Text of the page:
13. Card issuers are struggling to defuse a consumer-debt bomb that could blow an estimated $41 billion hole in their businesses this year -- and even more in 2009. By BusinessWeek The troubles sound familiar: Borrowers falling behind on their payments. Defaults rising. Huge swaths of loans souring. Investors getting burned. But forget the now-familiar tales of mortgages gone bad. The next horror for beaten-down financial company is the $950 billion worth of outstanding credit card debt -- much of it toxic. That's bad news for players such as JPMorgan Chase and Bank of America that have largely sidestepped -- and even benefited from -- the mortgage mess but have major credit card operations. They're hardly alone. The consumer-debt bomb is already beginning to spray shrapnel throughout the financial markets, further weakening the U.S. economy. "The next meltdown will be in credit cards," says Gregory Larkin, a senior analyst at research firm Innovest Strategic Value Advisors. Adds William Black, the senior vice president of Moody's Investors Service's structured finance team: "We still haven't hit the post-recessionary peaks (in credit card losses), so things will get worse before they get better." What's more, the Treasury Department's $700 billion mortgage bailout won't be a lifeline for credit card issuers. The big companies say they're prepared for the storm. Early last year, JPMorgan started reaching out to troubled borrowers, setting up payment programs and making other adjustments to accounts. "We have seen higher credit card losses," acknowledges JPMorgan spokeswoman Tanya Madison. "We are concerned about (it) but believe we are taking the right steps to help our customers and manage our risk." How would raising interest rates help? Some banks and credit card companies may be exacerbating their problems. To boost profits and get ahead of coming regulation, they're increasing interest rates. But that's making it harder for consumers to keep up and will make tomorrow's pain worse. Innovest estimates that credit card issuers will take a $41 billion hit from rotten debt this year and a $96 billion blow in 2009. Those losses, in turn, will wend their way through the $365 billion market for securities backed by credit card debt. As with mortgages, banks bundle groups of so-called credit card receivables, essentially consumers' outstanding balances, and sell them to big investors such as hedge funds and pension funds. Big issuers offload roughly 70% of their credit card debt. But it's getting harder for banks to find buyers for that debt. Interest rates have been rising on credit card securities, a sign that investor appetite is waning. To help entice buyers, credit card companies are having to put up more money as collateral, a guarantee in case something goes wrong with the securities. Mortgage lenders, in sharp contrast, typically aren't asked to do this -- at least not yet. With consumers so shaky, now isn't a good time to put more skin in the game. "Costs will go up for issuers," warns Dennis Moroney of Tower Group, a consulting firm. Sure, the credit card market is just a fraction of the $11.9 trillion mortgage market. But sometimes the losses can be more painful. That's because most credit card debt is unsecured, meaning consumers don't have to make down payments when opening their accounts. If they stop making monthly payments and the account goes bad, there are no underlying assets for credit card companies to recoup. With mortgages, in contrast, some banks are protected both by down payments and by the ability to recover at least some of the money by selling the property. (Continued next post)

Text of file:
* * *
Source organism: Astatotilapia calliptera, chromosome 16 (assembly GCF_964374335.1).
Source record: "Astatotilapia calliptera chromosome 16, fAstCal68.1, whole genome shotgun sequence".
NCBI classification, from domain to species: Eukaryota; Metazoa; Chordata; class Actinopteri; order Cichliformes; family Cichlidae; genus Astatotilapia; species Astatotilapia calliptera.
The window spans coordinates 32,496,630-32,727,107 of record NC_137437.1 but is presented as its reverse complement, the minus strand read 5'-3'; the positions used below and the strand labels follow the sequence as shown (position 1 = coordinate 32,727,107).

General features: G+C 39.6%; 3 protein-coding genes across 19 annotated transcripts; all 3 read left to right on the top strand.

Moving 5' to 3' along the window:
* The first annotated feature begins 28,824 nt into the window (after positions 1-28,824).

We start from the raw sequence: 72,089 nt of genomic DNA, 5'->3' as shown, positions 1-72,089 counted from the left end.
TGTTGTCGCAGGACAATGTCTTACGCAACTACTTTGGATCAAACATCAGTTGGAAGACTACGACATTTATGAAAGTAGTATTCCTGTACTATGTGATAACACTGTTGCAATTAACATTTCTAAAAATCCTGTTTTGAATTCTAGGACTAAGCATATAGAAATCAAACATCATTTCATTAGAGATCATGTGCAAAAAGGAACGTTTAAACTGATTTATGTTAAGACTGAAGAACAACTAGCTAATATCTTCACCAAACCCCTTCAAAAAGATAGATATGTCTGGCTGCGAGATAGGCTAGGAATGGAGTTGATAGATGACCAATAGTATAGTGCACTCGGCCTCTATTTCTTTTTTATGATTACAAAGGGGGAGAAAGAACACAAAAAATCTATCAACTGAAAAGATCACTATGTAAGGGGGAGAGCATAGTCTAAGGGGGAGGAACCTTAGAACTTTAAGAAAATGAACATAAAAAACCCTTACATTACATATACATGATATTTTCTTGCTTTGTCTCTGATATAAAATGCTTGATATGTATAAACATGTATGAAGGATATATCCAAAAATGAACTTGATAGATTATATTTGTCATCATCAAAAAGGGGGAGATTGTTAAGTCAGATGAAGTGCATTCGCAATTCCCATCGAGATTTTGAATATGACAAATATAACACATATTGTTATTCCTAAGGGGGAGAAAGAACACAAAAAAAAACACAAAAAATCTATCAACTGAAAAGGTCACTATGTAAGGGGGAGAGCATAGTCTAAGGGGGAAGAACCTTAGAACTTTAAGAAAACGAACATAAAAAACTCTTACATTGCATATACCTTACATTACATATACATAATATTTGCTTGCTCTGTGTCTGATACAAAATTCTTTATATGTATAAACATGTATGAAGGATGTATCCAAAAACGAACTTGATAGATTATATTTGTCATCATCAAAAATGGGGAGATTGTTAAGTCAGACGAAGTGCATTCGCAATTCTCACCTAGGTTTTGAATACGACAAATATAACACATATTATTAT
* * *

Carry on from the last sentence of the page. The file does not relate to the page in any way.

14. Three...HSBC, Hooters and BOA. I don't get any interest for the BOA, but I rationalized that if I had that $2k in my pocket, it would have been gone. It's out of sight/out of mind and I know I'll get it back in between December and May. I may do my taxes expecting a refund by April 15th just so that it coincides with me getting the $2k, but I am not sure. BOA I am hoping will give me a card with no AF because I've been good with them and from what I read primarily here and the other places, they pretty may hook me up with no AF. But assuming because of the economy that's not the case, $59+$36+$29 (HSBC, Hooters and BOA, respectively)=$124. You'd be amazed what I used to spend $150, $300 on....but I'll say it was the equivalent to taking my money and burning it. I never wanted credit; I was happy without it. But I also wanted to own a house....and I hope within the next year I do that. I can't do that without having positive credit and I should be near 700+ hopefully by year's end or if not definitely by mid year. I'm not opening up any more cards and I'm trying to economize my cash...I have to now and have no choice. Things are not getting any cheaper in the PRNJ, I might have to seriously consider leaving while the getting is good. Ultimately, I plan on coming out ahead...it's just going to take some terribly-long planning...but it's going to happen.
  15. LOL....hmmmm....so spending $100 at Peter Luger's (and that's for a steak, mind you....if it's dinner for two, expect to shell out minimum $300), or 6 bucks at Burger King.....but I have to spend it on an Amex....... Yeah, nothing ludricous about that at all.... #&*@ Amex! That's what I say.